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‘One of the most outstanding types I’ve seen’ – confidence in Wootton Bassett crackles at Karaka

John Camilleri-bred filly by Coolmore shuttler sells for NZ$800,000 on final Book 1 day of NZB sale


Agent Damon Gabbedy’s 15 years of experience in Europe instils huge confidence that proven northern hemisphere sire Wootton Bassett can transfer his potency down under.

As New Zealand Bloodstock’s (NZB) Book 1 National Yearling Sale came to a close on Tuesday – with almost NZ$80 million (£38.6m/€45.2m) traded across three days, and the most since 2018 for the main offering – the Belmont Bloodstock principal gave his considered opinion on Wootton Bassett after purchasing a beautifully bred daughter for NZ$800,000, the highest price on the final day of Book 1.

Gabbedy held off fellow agent Andrew Williams and the might of Coolmore’s Tom Magnier to secure the John Camilleri-bred filly on behalf of a new Hong Kong client.

Gabbedy described the Curraghmore-consigned daughter of Coolmore shuttler Wootton Bassett, who is a half-sister to Saturday’s Concorde Handicap-placed Petrucci, as a “beautiful filly from a proper pedigree”.

She is out of Camilleri’s Via Napoli, a sister to Listed winner California Turbo and a half-sister to Group 3 scorer Florentina and Perth Group 1 winner Gathering.

Florentina is the dam of three-time US Grade 1 winner In Italian and the Sydney stakes-placed two-year-old Villa Carlotta.

“I go to France with my role with Arqana every year, so I’ve seen a lot of good Wootton Bassetts, and this is one of the most outstanding types I’ve seen,” said Gabbedy, who has been the Australia and New Zealand representative for Arqana since 2008.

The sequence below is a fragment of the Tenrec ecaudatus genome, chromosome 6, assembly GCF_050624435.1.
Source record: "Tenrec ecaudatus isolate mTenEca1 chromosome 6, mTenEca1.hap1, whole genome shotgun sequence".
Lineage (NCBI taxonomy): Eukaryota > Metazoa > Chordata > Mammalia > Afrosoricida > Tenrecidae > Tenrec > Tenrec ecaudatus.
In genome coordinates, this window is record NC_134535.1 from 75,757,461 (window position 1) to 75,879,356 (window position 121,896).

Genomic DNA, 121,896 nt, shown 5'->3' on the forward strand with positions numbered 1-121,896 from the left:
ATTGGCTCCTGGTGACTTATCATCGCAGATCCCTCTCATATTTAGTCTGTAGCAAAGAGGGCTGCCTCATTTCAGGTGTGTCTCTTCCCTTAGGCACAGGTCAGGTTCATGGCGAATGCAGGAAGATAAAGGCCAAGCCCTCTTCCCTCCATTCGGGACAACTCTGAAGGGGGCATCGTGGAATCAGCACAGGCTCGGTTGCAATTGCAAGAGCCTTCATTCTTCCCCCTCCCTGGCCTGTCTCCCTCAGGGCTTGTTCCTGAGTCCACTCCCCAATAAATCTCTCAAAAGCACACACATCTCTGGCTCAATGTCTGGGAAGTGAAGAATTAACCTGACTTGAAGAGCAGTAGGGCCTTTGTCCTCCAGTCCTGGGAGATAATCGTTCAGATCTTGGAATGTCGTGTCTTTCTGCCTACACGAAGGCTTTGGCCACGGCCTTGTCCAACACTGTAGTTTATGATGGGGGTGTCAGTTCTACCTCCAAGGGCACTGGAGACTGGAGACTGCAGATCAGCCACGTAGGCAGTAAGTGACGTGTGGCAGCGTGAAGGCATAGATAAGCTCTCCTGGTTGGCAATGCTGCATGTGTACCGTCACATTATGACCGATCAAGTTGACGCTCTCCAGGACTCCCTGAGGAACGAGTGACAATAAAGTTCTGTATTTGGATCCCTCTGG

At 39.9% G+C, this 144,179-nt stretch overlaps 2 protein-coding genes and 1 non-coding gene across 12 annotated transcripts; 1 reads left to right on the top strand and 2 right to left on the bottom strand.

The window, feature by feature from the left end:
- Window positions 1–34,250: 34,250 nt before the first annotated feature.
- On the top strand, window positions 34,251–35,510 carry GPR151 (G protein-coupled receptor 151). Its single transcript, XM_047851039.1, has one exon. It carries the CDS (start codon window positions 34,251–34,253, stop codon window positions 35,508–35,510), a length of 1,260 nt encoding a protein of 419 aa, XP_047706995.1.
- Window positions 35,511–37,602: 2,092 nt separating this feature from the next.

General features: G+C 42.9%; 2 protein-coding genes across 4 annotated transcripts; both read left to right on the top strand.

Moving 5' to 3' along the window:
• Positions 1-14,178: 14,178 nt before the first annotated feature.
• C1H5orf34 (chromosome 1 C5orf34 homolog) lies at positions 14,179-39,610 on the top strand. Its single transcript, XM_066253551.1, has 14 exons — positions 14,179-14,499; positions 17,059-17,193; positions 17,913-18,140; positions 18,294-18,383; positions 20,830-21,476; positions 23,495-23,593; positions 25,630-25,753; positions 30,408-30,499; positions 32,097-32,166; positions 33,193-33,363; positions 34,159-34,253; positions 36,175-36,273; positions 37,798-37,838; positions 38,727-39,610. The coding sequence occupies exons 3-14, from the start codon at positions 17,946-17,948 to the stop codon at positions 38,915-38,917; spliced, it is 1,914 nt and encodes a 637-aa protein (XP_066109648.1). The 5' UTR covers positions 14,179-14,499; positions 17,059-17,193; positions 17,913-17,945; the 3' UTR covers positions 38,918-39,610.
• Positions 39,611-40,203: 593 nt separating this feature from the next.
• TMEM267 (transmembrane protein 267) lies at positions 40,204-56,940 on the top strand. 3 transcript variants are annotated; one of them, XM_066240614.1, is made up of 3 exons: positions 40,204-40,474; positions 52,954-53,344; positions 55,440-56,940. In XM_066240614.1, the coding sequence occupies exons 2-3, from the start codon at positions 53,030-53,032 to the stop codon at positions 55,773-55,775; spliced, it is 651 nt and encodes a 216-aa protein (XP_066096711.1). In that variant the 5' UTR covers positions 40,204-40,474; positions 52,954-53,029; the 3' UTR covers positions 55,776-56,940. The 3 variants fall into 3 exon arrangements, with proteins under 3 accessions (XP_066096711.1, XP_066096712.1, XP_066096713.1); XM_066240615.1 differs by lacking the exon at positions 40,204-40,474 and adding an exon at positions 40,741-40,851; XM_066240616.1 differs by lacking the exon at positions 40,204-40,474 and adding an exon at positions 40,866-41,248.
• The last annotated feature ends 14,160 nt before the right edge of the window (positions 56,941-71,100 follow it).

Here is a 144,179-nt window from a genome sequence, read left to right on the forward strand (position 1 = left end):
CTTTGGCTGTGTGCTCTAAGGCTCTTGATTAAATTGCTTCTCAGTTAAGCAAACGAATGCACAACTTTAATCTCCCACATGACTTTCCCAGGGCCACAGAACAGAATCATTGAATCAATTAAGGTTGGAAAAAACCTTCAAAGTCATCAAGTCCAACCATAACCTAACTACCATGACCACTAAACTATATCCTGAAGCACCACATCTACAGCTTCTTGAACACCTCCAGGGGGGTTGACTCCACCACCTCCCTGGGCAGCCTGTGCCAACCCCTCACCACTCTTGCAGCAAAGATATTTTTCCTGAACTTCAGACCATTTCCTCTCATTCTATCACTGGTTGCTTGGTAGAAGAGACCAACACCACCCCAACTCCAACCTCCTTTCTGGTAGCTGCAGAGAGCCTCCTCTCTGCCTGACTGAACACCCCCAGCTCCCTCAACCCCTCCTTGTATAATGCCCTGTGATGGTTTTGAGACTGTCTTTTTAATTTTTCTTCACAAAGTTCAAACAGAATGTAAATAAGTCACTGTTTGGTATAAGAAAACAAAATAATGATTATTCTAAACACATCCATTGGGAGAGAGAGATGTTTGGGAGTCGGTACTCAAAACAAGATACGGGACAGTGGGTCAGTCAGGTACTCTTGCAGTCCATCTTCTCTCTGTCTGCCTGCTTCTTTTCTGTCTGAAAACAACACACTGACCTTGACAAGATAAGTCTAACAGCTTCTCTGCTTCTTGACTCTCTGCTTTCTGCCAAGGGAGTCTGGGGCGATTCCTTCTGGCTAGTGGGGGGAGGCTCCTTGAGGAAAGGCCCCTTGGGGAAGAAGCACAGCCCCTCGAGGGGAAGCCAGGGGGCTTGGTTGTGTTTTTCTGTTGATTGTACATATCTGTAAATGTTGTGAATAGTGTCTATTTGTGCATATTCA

“And I think the pedigree speaks for itself. She’s closely related to a champion, In Italian, and from a proper pedigree with good depth.

“She’s from a great breeder, John Camilleri, and raised at Segenhoe, so hopefully we’ll have a bit of luck with her.”

While Wootton Bassett’s first southern hemisphere-bred crop of yearlings are going through the ring this year, the rags-to-riches rise of the stallion has been in full force in the northern hemisphere.

Despite humble beginnings at Haras d’Etreham in France, he has now sired nine individual Group 1 winners, including shuttle sires Wooded and Almanzor, the latter among his first crop of just 23 foals. That success prompted Coolmore to acquire him privately, at considerable cost, in 2020.

Gabbedy said: “He’s a proven stallion already, so I think he’s a no-brainer. He’s a champion stallion, and I reckon he’ll do the same down here as he’s done in the northern hemisphere, for sure.”

The filly will be left to grow out in New Zealand before a decision is made on who will train her in Australia.

NZB sold 25 more horses in Book 1 this year, pushing the aggregate to NZ$79,585,500, up 14 per cent on the NZ$70.063m traded in 2023, while the average was up 11 per cent at NZ$168,257.

The median of NZ$120,000, however, was down NZ$10,000 year-on-year, indicating buyers’ thirst for quality. The clearance rate closed at 78 per cent.

NZB managing director Andrew Seabrook in the lead up to Sunday’s Book 1 session put on the record he was confident that the company could exceed the figures produced in 2023, the first post-pandemic Karaka sale.

All three key buying regions – Australia, Hong Kong and the domestic New Zealand investors – all increased their respective spends year-on-year, which contributed to the Book 1 results.

Seabrook said: “At the start of the week I would have taken the results and run. Australian spend was up NZ$7 million on last year – and remember they were up NZ$9 million on the previous year – so right across the board the strength of the Australians, from the country trainers to the metropolitans, was strong, so that was wonderful to see.

“The New Zealand spend was also up NZ$2 million. It was just a really great, positive week . . . with everyone talking about the positive racing scene here.”

While there were some big results across the three days, some vendors found the middle to lower end of the market challenging to get horses sold, although that trend was also evident at the recent Magic Millions sale and could very well be the case at upcoming east coast Australian yearling sales.